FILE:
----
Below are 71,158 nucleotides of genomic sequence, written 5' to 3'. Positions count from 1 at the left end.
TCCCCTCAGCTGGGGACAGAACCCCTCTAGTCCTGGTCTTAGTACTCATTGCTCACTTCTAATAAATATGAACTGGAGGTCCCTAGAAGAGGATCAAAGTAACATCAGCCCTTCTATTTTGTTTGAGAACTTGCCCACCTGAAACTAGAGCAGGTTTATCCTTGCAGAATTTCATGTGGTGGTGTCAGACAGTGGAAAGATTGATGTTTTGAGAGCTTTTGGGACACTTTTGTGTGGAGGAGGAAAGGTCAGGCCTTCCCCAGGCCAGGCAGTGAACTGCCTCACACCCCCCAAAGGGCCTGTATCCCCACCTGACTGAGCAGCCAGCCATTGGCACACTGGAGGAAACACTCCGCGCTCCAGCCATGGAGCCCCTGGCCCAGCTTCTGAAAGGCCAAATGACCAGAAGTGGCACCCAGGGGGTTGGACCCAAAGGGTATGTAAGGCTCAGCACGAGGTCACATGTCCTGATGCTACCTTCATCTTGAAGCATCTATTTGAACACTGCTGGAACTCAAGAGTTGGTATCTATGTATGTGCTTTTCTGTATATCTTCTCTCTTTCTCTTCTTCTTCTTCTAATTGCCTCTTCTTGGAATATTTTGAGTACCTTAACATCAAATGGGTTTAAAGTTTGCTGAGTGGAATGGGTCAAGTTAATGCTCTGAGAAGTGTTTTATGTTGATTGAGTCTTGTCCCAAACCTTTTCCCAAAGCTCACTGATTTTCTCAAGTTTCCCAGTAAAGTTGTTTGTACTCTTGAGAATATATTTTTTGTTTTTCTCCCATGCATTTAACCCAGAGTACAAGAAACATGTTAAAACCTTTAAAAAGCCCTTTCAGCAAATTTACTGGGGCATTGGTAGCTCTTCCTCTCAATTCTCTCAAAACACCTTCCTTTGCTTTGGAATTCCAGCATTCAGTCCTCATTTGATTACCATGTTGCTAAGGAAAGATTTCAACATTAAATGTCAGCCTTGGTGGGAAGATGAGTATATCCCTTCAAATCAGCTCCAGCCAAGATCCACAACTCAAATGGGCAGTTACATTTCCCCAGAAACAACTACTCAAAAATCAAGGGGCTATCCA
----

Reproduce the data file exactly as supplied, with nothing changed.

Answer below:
Below are 71,158 nucleotides of genomic sequence, written 5' to 3'. Positions count from 1 at the left end.
TCCCCTCAGCTGGGGACAGAACCCCTCTAGTCCTGGTCTTAGTACTCATTGCTCACTTCTAATAAATATGAACTGGAGGTCCCTAGAAGAGGATCAAAGTAACATCAGCCCTTCTATTTTGTTTGAGAACTTGCCCACCTGAAACTAGAGCAGGTTTATCCTTGCAGAATTTCATGTGGTGGTGTCAGACAGTGGAAAGATTGATGTTTTGAGAGCTTTTGGGACACTTTTGTGTGGAGGAGGAAAGGTCAGGCCTTCCCCAGGCCAGGCAGTGAACTGCCTCACACCCCCCAAAGGGCCTGTATCCCCACCTGACTGAGCAGCCAGCCATTGGCACACTGGAGGAAACACTCCGCGCTCCAGCCATGGAGCCCCTGGCCCAGCTTCTGAAAGGCCAAATGACCAGAAGTGGCACCCAGGGGGTTGGACCCAAAGGGTATGTAAGGCTCAGCACGAGGTCACATGTCCTGATGCTACCTTCATCTTGAAGCATCTATTTGAACACTGCTGGAACTCAAGAGTTGGTATCTATGTATGTGCTTTTCTGTATATCTTCTCTCTTTCTCTTCTTCTTCTTCTAATTGCCTCTTCTTGGAATATTTTGAGTACCTTAACATCAAATGGGTTTAAAGTTTGCTGAGTGGAATGGGTCAAGTTAATGCTCTGAGAAGTGTTTTATGTTGATTGAGTCTTGTCCCAAACCTTTTCCCAAAGCTCACTGATTTTCTCAAGTTTCCCAGTAAAGTTGTTTGTACTCTTGAGAATATATTTTTTGTTTTTCTCCCATGCATTTAACCCAGAGTACAAGAAACATGTTAAAACCTTTAAAAAGCCCTTTCAGCAAATTTACTGGGGCATTGGTAGCTCTTCCTCTCAATTCTCTCAAAACACCTTCCTTTGCTTTGGAATTCCAGCATTCAGTCCTCATTTGATTACCATGTTGCTAAGGAAAGATTTCAACATTAAATGTCAGCCTTGGTGGGAAGATGAGTATATCCCTTCAAATCAGCTCCAGCCAAGATCCACAACTCAAATGGGCAGTTACATTTCCCCAGAAACAACTACTCAAAAATCAAGGGGCTATCCA